In recent times, it seems as though a few companies are letting major security flaws slip through their developer tools. A few days ago, Facebook had a massive 8+ million user exposure due to a flaw in their Photos API. This bug allowed photos of users using certain apps with this API to have their data leaked and pulled without their knowledge. Facebook didn’t realize this until 12 days after this had occurred. Now, Google is in a similar boat. A few days ago, on Monday, Google revealed that it’s Google Plus social media network site (that was in the process of shutting down) also had an API bug that, again, exposed the information of users. This time on a much larger scale. Google’s API exposure hit over 51 million users. Interestingly enough, this happened just two months after they had discovered another bug that exposed data of 500,000 users. This was the initial reason for Google Plus to ultimately shut down. Although Google reported that there was no evidence of this data being “misused”, this information is still out there and the attention will surely seek the eyes of many who will misuse it.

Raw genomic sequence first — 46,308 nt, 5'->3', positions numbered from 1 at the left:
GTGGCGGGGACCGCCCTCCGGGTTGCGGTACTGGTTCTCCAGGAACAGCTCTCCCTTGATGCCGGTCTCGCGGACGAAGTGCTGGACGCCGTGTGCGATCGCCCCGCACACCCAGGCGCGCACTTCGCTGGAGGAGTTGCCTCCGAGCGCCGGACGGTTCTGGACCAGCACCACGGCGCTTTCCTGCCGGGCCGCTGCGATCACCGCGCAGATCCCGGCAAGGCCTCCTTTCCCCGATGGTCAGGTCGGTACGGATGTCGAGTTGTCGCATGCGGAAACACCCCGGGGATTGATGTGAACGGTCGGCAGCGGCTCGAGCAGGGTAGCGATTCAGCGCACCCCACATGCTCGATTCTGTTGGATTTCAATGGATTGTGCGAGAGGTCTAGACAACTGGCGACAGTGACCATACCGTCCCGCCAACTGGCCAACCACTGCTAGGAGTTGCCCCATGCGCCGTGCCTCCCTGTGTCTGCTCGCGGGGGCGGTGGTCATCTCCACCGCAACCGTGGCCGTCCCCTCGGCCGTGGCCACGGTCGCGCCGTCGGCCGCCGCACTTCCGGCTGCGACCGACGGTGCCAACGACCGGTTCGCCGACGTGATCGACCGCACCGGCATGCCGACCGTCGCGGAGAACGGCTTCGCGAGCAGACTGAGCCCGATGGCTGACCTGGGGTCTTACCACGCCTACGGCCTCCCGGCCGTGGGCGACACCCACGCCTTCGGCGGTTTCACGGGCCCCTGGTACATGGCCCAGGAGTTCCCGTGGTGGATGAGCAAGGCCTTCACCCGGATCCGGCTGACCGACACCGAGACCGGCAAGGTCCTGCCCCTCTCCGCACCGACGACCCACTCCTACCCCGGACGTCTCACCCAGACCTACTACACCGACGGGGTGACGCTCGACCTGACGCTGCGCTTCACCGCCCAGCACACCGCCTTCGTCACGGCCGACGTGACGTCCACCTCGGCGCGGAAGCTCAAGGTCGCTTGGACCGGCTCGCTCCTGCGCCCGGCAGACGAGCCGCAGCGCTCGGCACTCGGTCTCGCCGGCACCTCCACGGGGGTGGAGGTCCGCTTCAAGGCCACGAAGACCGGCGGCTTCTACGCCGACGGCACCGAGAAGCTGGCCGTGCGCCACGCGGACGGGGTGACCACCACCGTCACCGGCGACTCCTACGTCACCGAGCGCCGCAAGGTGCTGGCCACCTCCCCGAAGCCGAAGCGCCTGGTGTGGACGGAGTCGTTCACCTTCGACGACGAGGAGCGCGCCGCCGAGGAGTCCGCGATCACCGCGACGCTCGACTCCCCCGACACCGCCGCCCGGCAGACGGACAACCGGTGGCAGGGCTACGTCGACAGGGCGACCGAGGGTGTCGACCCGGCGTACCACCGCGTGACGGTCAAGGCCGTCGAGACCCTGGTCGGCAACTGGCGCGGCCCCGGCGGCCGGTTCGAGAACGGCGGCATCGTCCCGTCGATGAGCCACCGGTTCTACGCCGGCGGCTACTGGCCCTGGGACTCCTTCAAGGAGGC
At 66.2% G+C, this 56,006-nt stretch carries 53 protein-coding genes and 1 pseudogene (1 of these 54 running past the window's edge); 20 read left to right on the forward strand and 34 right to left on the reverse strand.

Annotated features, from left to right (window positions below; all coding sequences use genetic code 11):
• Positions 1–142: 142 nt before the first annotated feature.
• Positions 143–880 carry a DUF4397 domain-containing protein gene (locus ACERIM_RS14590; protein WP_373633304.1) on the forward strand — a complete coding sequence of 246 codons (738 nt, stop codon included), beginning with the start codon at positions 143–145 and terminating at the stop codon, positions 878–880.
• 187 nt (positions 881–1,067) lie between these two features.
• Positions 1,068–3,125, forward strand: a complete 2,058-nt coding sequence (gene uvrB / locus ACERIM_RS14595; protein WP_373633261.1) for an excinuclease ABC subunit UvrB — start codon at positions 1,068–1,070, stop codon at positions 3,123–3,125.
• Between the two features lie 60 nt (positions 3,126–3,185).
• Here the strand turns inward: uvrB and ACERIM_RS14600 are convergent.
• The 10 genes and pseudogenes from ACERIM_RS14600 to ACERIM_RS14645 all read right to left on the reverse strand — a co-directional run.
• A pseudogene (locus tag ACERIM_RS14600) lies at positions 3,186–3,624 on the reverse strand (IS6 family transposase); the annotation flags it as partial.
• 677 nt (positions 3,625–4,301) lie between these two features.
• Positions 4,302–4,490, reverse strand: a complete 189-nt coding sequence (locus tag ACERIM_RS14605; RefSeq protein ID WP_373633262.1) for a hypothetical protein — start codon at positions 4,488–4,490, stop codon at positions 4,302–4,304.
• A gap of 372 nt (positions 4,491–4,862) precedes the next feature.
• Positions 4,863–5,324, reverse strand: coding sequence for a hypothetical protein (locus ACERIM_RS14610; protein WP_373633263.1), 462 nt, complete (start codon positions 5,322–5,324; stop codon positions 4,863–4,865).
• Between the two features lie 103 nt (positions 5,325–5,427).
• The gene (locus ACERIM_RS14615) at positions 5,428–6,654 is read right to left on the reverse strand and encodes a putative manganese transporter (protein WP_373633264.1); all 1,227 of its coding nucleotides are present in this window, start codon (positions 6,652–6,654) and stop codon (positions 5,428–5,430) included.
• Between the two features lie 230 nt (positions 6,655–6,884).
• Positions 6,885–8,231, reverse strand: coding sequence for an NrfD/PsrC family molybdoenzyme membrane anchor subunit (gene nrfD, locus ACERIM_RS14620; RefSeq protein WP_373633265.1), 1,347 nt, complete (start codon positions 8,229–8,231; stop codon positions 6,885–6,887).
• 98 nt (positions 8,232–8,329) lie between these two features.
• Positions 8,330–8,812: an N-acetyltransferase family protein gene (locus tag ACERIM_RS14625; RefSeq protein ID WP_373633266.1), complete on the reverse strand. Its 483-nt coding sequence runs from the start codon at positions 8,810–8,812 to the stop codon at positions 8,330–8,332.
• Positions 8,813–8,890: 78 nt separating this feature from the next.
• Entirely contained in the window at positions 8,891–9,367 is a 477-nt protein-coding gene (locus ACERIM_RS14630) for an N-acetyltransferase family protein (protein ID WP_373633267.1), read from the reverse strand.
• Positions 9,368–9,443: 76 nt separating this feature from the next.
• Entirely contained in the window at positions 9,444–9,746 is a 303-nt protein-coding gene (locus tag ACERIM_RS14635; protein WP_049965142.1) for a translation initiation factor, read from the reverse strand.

So why is locking down an API so important? An API is a predefined set of tools that are used by developers to perform multiple actions in program. A lot of these are protocols that either pull certain information or perform various tasks. The API is the middle ground of how software can talk to each other. When there is an API bug, this can lead to information that is not suppose to be able to be pulled, get exposed to fields that should not be able to. This was the case with Facebook’s Photo API, and now the case with Google’s Google Plus media API. What we can learn from this is, whenever you are modifying or testing with API’s, always make sure that boundary tests are in place to make sure that certain data can not be pulled by any alternative means. Most of the time, only authorized developers are only permitted access to certain API’s, nullifying any outside attacks. However, if an API does not have the correct stops and security in place, user data is at a massive risk as shown by these two examples of mass user data exposure.